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The Nature of Gases

The Nature of Gases

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The Nature of Gases

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  1. The Nature of Gases • Gas Pressure –the force exerted by a gas per unit surface area of an object • Due to: a) force of collisions b) number of collisions

  2. The Nature of Gases • The SI unit of pressure is the pascal (Pa) • Other units: • millimeters of mercury (mm Hg) • torr (torr) • atmospheres (atm)

  3. The Nature of Gases • Conversions between pressure… 1 atm = 760 mmHg = 760 torr = 101,325 Pa • Convert the following measurement into mmHg, 596 torr. • Convert your answer for number 1 into atm.

  4. Temperature Conversions • Temperature is measured in… • Kelvin • Conversion Factor: • C = K – 273 • K = C + 273

  5. The Nature of Gases • Standards!! • temperature of 0oC (273K) • pressure of 1 atm • This is called Standard Temperature and Pressure, or STP

  6. The Gas Laws are mathematical • The gas laws will describe HOW gases behave.

  7. Boyle’s Law Relates Pressure and Volume they are inversely related at constant temperature. P1 V1 = P2 V2 T = constant

  8. Boyle’s Law When the volume goes up, the pressure goes down V P (at constant T)

  9. Charles’ Law • The volume is directly to the temperature, with constant pressure.

  10. Charles’ Law • As one goes up so does the other.

  11. Gay-Lussac’s Law • At constant volume, pressure and temperature are directly related. V = constant

  12. Gay-Lussac’s Law As one goes up so does the other.

  13. The Combined Gas Law The combined gas law is between pressure, volume and temperature.

  14. If the temperature remains constant... x P1 P2 V1 x V2 = T1 T2 Boyle’s Law

  15. If the pressure remains constant... P1 V1 P2 x V2 x = T1 T2 Charles’s Law

  16. If the volume remains constant... P1 V1 P2 x V2 x = T2 T1 Gay-Lussac’s Law

  17. Lab Describe what is happening What variables are being observed? Which Gas Law/s does it represent?

  18. Gas Law Problems • Create 3 Gas Law problems • Give the proper information needed to solve • Do not tell which Gas Law it is. Create an answer key telling which Gas Law it is and how to solve. • Switch problems with a partner and solve each problem; tell what law each problem is and how to solve it. • Once you have solved all problems switch back and check each others answers.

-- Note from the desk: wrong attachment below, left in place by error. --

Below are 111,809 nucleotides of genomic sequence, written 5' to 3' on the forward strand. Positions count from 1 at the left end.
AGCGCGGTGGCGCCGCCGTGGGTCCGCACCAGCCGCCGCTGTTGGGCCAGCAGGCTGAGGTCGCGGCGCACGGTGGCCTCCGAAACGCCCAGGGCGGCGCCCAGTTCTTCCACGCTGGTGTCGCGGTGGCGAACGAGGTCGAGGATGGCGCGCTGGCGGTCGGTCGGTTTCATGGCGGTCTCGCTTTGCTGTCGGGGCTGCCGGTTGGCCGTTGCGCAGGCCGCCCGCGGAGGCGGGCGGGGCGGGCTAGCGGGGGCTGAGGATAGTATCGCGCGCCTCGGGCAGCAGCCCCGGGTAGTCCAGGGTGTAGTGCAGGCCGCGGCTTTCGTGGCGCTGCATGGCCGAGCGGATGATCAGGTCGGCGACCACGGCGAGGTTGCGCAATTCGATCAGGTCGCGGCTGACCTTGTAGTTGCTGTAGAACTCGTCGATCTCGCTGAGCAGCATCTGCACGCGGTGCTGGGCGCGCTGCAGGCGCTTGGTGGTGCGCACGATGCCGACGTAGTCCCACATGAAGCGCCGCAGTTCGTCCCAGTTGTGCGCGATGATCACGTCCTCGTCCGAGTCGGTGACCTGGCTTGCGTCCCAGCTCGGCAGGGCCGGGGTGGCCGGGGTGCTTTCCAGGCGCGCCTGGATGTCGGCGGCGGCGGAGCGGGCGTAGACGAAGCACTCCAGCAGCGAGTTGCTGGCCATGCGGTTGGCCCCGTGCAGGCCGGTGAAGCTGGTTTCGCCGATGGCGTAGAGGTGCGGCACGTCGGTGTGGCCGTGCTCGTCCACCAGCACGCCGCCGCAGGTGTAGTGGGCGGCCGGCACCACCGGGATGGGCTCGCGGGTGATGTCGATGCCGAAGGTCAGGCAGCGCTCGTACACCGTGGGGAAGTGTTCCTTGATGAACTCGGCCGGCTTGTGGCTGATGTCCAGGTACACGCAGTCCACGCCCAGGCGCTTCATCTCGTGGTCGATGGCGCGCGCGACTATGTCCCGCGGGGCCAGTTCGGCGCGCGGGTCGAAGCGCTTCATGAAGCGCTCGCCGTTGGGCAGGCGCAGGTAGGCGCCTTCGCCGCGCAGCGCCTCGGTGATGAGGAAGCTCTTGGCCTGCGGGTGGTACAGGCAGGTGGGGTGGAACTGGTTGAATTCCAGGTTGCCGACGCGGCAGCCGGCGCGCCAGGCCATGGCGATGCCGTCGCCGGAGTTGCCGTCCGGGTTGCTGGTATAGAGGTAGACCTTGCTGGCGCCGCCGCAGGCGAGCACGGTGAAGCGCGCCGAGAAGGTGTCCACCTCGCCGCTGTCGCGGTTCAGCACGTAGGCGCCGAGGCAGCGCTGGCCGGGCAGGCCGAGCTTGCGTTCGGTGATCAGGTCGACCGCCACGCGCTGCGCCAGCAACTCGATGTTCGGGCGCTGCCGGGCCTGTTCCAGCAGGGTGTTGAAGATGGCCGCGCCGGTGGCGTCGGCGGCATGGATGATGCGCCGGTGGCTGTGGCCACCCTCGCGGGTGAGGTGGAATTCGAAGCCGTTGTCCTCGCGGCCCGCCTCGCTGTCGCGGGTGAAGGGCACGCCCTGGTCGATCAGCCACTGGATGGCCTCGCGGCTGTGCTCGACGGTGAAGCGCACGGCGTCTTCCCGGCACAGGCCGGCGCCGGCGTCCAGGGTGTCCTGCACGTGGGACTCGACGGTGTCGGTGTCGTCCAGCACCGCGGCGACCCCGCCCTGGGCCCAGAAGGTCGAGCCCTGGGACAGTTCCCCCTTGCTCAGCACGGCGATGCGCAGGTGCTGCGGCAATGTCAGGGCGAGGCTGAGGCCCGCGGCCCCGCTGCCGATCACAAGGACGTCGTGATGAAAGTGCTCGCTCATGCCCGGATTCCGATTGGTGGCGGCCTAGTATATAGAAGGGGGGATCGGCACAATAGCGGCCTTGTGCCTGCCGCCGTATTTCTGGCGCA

19. Ideal Gas Law &Dalton’s Law of Partial Pressure

  20. Ideal Gas Law PV = nRT R is the ideal gas constant. R = 0.0821 L atm/ mol K Tells you about a gas NOW. The other laws tell you about a gas WHEN IT CHANGES.

  21. Ideal Gas Law Using this equation (PV = nRT) we can rearrange it to solve for P, V, n and T. Try to rearrange the equation to solve for P, V, n and T. • Did you get… P = nRT / V V = nRT / P n = PV / RT T = PV / nR

  22. Dalton’s Law of Partial Pressures States that the total pressure of a mixture of gases is equal to the sum of the pressures of all the gases. PTotal = P1 + P2 + P3 + . . .

  23. Dalton’s Law of Partial Pressures • Example: A mixture of oxygen gas, carbon dioxide gas, and nitrogen gas has a total pressure of 0.97 atm. What is the partial pressure of oxygen gas, if the partial pressure of carbon dioxide if 0.70 atm and nitrogen is 0.12 atm?

  24. DLPP-PP 1.Find the total pressure of a mixture that contains three gases with the following partial pressures: 6.6 kPa, 3.2 kPa, and 1.2 kPa. 2. Find the total pressure of a mixture that contains five gases with the following partial pressures: 7.81 kPa, 13.20 kPa, 2.43 kPa, 12.50 kPa, and 2500 Pa. 3. Find the partial pressure of ammonia in a mixture of three gases with a total pressure of 75.6 kPa if the sum of the partial pressures of the other two gases is 34.9 kPa.

  25. Practice Problems A cylinder of argon gas contains 50.0 L of Ar at 18.4 atm and 127 °C. How many moles of argon are in the cylinder? A 283.3-g sample of X2(g) has a volume of 30 L at 3.2 atm and 27 °C. What is element X?

  26. Practice Problems An ideal gas sample is confined to 3.0 L and kept at 27 °C. If the temperature is raised to 77 °C and the initial pressure was 1500 mmHg, what is the final pressure?

  27. Practice Problems A sample of helium was compressed at 35 °C from a volume of 0.5 L to 0.25 L where the pressure is 500 mmHg. What was the original pressure?

  28. Practice Problems A hot air balloonist puts 125,000 Liters of air into their balloon at 27 °C and atmospheric pressure. When they heat the air to 200 °C at constant pressure, what is the final volume of the air in the balloon?

  29. Get with your lab partners Using paper, glue, etc… demonstrate the Gas Law assigned to your group. You may construct something, draw something, or create a poster. Your project must include an experiment in which you test your Gas Law properties. You have 45 minutes before you have to present your ideas to the class.

  30. The Nature of Gases • Kinetic refers to motion • The kinetic-molecular theory describes the behavior of gases in terms of particles in motion!

  31. The Nature of Gases • Three basic assumptions of the kinetic theory as it applies to gases: #1. Particle Size: Gases are composed of particles- • Small, hard spheres • Insignificant volume; relatively far apart from each other • No attraction or repulsion between particles

  32. The Nature of Gases #2. Particle Motion: Particles in a gas move rapidly in constant random motion • Move in straight paths, changing direction only when colliding with one another or other objects

  33. The Nature of Gases #3. Particle Energy: Collisions are perfectly elastic- meaning… • kinetic energy is transferred without loss

  34. Phase Diagrams

  35. Phase Changes 13.4 • Prepare a Poster on Phase Changes • Include all important information for each portion *See handout • You may explain your information as your group sees fit. • After 30 min you will present to the class